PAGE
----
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Preparing for Linked LearningPosted on June 24, 2016 at 5:10pm by Gary Hoachlander

Gary Hoachlander, President of ConnectEd

A few weeks ago, I visited Bing Wong Elementary School in San Bernardino City Unified School District. What an impressive school!

To prepare students to enter nearby Indian Springs High School, which has Linked Learning pathways in Advanced Manufacturing and Health, Bing Wong engages them in a growing array of challenging project-based learning experiences.

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A Game of ChancePosted on June 22, 2016 at 11:16pm by Ted Aquino

My family and I chose Game of Life for a board game night. Throughout the night I spun a wheel, chose to go to college or start a career, picked up a few cards, and lost – all by chance.

The randomness of the game was eerily similar to my high school experience.

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Wisdom and Advice for the Class of 2016Posted on June 22, 2016 at 8:14pm

There have been some spectacular commencement speeches over time. And fortunately, the recent ones have been recorded on YouTube or archived in places like NPR’s Commencement Speech database. Below a few of our ConnectEd team members share speeches they were inspired by and what they would say if they were speaking at a graduation.

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JPMorgan Chase announces $4M to help Detroit students gain economic successPosted on June 1, 2016 at 9:37pm by Ted Aquino

We are excited to see Linked Learning Detroit in the headlines. On June 1, 2016, the Detroit Free Press highlighted JPMorgan Chase’s $4 million grant to the United Way for Southeastern Michigan to expand Linked Learning Detroit. JP Morgan Chase joins the Skillman Foundation, the Ford Foundation, and the Ford Motor Company Fund, whose grants total $7 million and will connect 10,000 Detroit high school students to career education and work experiences over the next three years.

To take a deeper look into Linked Learning Detroit, read our report, Game Changer: Linked Learning Detroit. You’ll learn about Linked Learning Detroit through interviews with students, teachers, and administrators from five of the Linked Learning high schools mentioned in the Detroit Free Press article. Download the report here.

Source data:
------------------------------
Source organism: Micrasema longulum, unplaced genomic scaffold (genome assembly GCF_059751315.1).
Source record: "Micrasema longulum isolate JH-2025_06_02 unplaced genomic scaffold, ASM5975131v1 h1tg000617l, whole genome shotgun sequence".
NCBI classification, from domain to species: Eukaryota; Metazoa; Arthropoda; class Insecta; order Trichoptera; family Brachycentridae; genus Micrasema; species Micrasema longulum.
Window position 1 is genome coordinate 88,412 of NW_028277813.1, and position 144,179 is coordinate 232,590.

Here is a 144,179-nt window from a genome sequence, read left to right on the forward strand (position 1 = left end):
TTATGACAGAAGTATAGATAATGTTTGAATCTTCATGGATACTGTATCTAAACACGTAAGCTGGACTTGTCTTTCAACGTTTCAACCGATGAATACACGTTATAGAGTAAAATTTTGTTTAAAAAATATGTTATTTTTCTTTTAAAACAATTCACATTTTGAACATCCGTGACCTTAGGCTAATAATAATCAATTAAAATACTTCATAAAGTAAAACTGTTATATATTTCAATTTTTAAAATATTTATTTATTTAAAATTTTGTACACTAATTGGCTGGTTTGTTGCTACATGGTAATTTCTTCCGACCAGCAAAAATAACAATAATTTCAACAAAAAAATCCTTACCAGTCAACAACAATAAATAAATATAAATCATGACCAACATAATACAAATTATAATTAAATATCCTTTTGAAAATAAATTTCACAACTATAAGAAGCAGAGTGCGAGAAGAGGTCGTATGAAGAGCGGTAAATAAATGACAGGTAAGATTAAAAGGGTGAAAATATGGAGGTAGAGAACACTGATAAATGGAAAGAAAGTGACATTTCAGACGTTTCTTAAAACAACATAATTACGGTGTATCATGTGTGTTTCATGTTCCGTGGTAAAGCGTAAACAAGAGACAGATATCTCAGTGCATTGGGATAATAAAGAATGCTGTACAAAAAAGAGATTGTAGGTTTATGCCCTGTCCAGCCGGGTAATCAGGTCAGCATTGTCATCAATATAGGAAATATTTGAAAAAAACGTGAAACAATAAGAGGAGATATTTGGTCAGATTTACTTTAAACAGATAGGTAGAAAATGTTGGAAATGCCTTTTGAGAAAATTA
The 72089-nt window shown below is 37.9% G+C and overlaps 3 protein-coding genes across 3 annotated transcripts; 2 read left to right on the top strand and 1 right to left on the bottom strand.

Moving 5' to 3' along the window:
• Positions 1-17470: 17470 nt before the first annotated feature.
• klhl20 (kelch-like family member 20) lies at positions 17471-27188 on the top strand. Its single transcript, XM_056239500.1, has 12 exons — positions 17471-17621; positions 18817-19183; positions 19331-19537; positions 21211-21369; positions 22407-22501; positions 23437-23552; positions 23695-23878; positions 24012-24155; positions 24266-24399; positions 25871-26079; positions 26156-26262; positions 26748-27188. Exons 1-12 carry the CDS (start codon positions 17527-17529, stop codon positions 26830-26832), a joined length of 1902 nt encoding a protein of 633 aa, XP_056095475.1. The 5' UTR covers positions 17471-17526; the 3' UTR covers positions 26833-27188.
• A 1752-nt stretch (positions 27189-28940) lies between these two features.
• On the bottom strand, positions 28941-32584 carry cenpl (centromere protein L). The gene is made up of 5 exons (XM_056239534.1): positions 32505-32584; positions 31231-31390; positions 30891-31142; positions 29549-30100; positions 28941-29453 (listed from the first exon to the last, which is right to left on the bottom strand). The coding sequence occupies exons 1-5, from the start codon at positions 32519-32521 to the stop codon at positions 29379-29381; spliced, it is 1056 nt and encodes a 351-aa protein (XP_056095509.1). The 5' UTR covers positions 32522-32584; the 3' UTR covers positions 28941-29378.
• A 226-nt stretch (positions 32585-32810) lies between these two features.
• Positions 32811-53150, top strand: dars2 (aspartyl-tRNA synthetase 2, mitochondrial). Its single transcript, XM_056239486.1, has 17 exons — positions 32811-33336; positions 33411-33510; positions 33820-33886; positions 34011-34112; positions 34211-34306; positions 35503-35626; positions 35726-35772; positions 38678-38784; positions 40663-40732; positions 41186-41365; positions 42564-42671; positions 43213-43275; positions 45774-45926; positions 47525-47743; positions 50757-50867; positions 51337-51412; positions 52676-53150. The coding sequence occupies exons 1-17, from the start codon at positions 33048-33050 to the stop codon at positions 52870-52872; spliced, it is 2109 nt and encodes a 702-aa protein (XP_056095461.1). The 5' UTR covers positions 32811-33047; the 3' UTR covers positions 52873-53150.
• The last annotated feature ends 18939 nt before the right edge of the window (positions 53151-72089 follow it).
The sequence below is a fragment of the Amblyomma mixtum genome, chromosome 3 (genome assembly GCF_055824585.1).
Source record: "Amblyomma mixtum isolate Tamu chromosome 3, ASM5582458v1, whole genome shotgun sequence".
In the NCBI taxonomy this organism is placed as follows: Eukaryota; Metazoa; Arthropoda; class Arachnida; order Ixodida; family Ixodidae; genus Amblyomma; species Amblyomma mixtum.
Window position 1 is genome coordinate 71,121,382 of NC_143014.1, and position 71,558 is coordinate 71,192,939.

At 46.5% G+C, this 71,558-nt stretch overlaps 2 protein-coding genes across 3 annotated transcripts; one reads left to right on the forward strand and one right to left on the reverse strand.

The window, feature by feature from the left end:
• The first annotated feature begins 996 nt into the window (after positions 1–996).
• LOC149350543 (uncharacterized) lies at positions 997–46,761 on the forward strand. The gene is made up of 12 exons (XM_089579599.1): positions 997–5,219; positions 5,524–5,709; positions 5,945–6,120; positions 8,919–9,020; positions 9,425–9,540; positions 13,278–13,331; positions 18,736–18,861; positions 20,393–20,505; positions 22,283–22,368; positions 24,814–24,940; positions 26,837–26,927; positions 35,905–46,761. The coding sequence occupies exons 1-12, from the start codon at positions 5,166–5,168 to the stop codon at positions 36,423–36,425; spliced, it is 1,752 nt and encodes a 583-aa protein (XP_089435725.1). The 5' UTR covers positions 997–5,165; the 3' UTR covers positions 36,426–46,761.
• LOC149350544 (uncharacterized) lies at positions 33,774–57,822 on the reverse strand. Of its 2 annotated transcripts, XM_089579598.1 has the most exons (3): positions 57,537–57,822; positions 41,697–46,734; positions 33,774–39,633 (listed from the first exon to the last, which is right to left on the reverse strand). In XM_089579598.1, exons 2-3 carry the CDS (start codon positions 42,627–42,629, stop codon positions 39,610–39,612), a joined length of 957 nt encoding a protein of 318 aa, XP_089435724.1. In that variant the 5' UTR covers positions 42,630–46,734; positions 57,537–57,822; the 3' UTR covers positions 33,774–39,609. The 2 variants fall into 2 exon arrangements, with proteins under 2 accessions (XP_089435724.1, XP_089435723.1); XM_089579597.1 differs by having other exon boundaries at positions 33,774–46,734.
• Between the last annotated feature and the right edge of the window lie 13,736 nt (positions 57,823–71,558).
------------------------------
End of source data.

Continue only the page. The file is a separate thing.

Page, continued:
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One Step Closer to Fulfilling Our PromisePosted on May 18, 2016 at 9:21pm by Gary Hoachlander

Equitable Access by Choice

All students ready for college and career! That's the promise of Linked Learning. But for us to deliver on that promise requires fidelity to the "four pillars" of high quality pathways—challenging academics, demanding career and technical education, work-based learning, and personalized student supports. Implementing any of the four with high quality is difficult, but in many pathways, personalized student supports is the component most often underdeveloped or absent.

So I welcome the new report, Equitable Access by Design. Published by Stanford’s John W. Gardner Center for Youth and Their Communities, the report was developed with the Center for Powerful Public Schools, the Annenberg Institute, ConnectEd, several Linked Learning districts, and community-based organizations.

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San Diego Aims to Improve Access to WBL Opportunities with New ePortalPosted on May 10, 2016 at 11:46pm by Ted Aquino

Many Linked Learning districts find it difficult to provide their students with access to activities along the entire Work-Based Learning (WBL) continuum. WBL activities range from career awareness and exploration to job preparation and training. During the 2016 Linked Learning Convention, Dave Yanofsky, our Director of Digital Learning and Media, revealed that in an effort to address the challenges districts face, San Diego County will pilot a new ePortal that combines two Linked...